Based on history, Clemson’s ACC opener agaisnt the University of Miami was going to come down to the wire.
And, it did. Though, it wasn’t the result that the Tigers had hoped for.
In the final minutes of another crushing defeat for Brad Brownell’s squad, Miami went on a 19-3 run to rally back for an 80-75 win over Clemson (5-4. 0-1 ACC) on Saturday afternoon.
“To be honest with you, their offensive efficiency or our struggle defensively in the second half was the reason we lost the game,” Brownell said postgame.
The Tigers let a game that it once led by nine (70-61) with just over five minutes remaining slip away.
It happened against St. Bonaventure. It happened against West Virginia. It happened again on Saturday vs. Miami.
The Tigers, in desperate need of a bounce-back game after a 74-64 loss at Rutgers on Tuesday night, handed yet another game away. For a team that’s running out of opportunities, it was imperative to get off to a solid start in ACC play.
Well, they did for about 36 minutes. Until the team’s two biggest bugaboos this season — scoring droughts and turnovers — did them in again.
“Offensively, I thought we played fairly well for most of the time,” Brownell said. “We’ve had some issues with turnovers and passing. It’s something we’ve actually been working on, basic passing and fundamentals of passing and different drills for the first 15 minutes of practice every day for a month. Unfortunately, it reared its head today. The turnovers, I thought were the major factor offensively for why we struggled.”
Anytime it appeared that Clemson was going to push the game to a double-digit lead. Miami answered. Of course, the Hurricanes scoring 21 points off 18 Tigers’ turnovers certainly helped them eventually take control of Saturday’s contest.
Needing to come out strong and start fast, Clemson headed into halftime with a 6-point lead at 40-34.
Offensively, the Tigers shot 14-of-29 (48.3%) from the field and 7-of-12 (58.3%) from deep in the first frame. It was the type of offensive surge that Clemson needed, in order to take control of Saturday’s game.
At the start of the game, there appeared to be a lid on the rim with baskets hard to come by. That changed rather quickly, though. Instead, Clemson’s first conference matchup of the season turned into a free-flowing offensive contest.
That was until Clemson went ice cold in the second half, shooting just 2-of-9 (22.2%) from deep as the lid reformed on the basket for the Tigers.
Even with that, Clemson had four scorers in double figures, dominated Miami on the boards 39-21, scored 36 points in the paint and turned in 18 second-chance points.
And yet, it still wasn’t enough.
P.J. Hall, Hunter Tyson, David Collins and Chase Hunter combined for 58 of Clemson’s 75 points. However, without Aamir Simms, Clemson is still searching for its table-setter, someone to go to with the game on the line.
“I think we’re still trying to figure out and have confidence in somebody offensively that can settle us down,” Brownell said. “We’ve gone to P.J. a lot and in some games, he’s really delivered. He played well today. I don’t think he played great, but he played well. I see our team looking around a little bit. There’s just not quite the confidence at the end of games that good teams have.”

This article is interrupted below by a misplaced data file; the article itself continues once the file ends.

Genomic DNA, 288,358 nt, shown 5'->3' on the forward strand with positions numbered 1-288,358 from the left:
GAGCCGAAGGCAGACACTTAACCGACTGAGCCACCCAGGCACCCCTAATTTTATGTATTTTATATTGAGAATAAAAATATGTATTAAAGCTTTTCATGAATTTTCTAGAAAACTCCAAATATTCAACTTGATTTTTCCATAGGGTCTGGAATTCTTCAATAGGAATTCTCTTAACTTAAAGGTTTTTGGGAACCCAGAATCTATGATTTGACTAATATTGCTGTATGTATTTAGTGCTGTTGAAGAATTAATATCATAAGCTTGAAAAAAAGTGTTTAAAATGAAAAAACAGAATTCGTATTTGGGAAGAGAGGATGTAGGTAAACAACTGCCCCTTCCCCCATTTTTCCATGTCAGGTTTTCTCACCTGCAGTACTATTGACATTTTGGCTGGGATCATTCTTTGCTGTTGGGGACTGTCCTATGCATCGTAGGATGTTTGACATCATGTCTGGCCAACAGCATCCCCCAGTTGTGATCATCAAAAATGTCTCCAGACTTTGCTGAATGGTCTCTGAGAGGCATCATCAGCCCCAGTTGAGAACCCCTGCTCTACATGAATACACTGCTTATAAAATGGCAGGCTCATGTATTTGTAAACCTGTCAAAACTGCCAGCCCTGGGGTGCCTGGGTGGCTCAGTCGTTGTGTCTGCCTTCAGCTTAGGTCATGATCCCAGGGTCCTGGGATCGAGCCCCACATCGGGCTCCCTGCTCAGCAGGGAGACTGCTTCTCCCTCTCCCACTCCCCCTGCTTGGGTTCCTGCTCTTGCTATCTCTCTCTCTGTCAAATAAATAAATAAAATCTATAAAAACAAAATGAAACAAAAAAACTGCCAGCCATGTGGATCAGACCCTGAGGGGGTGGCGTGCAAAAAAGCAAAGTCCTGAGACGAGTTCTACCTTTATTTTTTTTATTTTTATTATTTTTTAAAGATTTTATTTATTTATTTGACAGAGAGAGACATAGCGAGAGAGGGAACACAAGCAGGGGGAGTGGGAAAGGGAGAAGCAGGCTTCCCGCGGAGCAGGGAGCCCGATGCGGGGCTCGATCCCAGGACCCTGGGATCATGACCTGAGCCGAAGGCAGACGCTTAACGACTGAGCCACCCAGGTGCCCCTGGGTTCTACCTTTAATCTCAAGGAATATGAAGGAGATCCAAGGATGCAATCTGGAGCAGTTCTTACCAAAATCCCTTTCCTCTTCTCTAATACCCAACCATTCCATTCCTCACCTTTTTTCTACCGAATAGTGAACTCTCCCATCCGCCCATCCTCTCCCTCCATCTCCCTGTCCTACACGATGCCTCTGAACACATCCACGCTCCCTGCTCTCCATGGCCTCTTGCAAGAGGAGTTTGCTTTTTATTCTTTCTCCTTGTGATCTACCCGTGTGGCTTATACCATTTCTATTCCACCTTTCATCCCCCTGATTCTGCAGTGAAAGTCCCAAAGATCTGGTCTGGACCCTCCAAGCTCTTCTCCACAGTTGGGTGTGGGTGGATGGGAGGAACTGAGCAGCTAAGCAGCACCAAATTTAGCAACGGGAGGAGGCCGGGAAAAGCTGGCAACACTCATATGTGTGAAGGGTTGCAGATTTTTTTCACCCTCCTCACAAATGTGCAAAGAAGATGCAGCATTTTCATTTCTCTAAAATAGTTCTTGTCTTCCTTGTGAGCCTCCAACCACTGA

Hall scored 18 points on 6-of-14 shooting from the field. He went 0-of-4 from deep, including an ill-advised shot from beyond the arc with Clemson down by three, late in Saturday’s game.
“I think P.J.’s our best player,” Brownell added. “He’s our most valuable guy. He’s a guy that has to emerge in that role. We’re going through the little growing pains of a young guy developing into a great player. That probably hurts us a little bit in a couple of these situations.”
As for Clemson’s second-leading scorer, Al-Amir Dawes scored six points and added four assists, playing a season-low 24 minutes. Though, Brownell indicated that had more to do with the emergence of Hunter than Dawes’ play Saturday.
Hunter had 15 points of his own on 5-of-7 shooting, including knocking down 3-of-4 shots from beyond the arc. Coming into Saturday, he hadn’t made a shot from deep all season.
“I thought Chase was playing very well,” he said. “We’ve seen a lot of this out of Chase in practice, really for about a year and a half. It just hasn’t translated. He’s been a little nervous. He’s had a little anxiety with it. For whatever reason, it hasn’t been able to translate, but we’ve known this was coming. He’s a good player. He’s a guy that has played consistently well in practice for the last couple of weeks. I thought he had a pretty efficient game.”
Going forward, what needs to change so Clemson can close out some of these closer games down the stretch?
“I don’t know that I can say that it’s one thing,” Brownell said. “I think we’ve had a couple of games were offensively, we haven’t played as well. The turnovers are a problem offensively for us…I think the turnovers are hurting us. It’s not every game, but they rear their head when you don’t need them.”
In order to keep its season alive, Clemson will need to bounce back in next Saturday’s matchup against Drake at State Farm Arena (Atlanta, GA.) as part of the Holiday Hoopsgiving quadruple-header.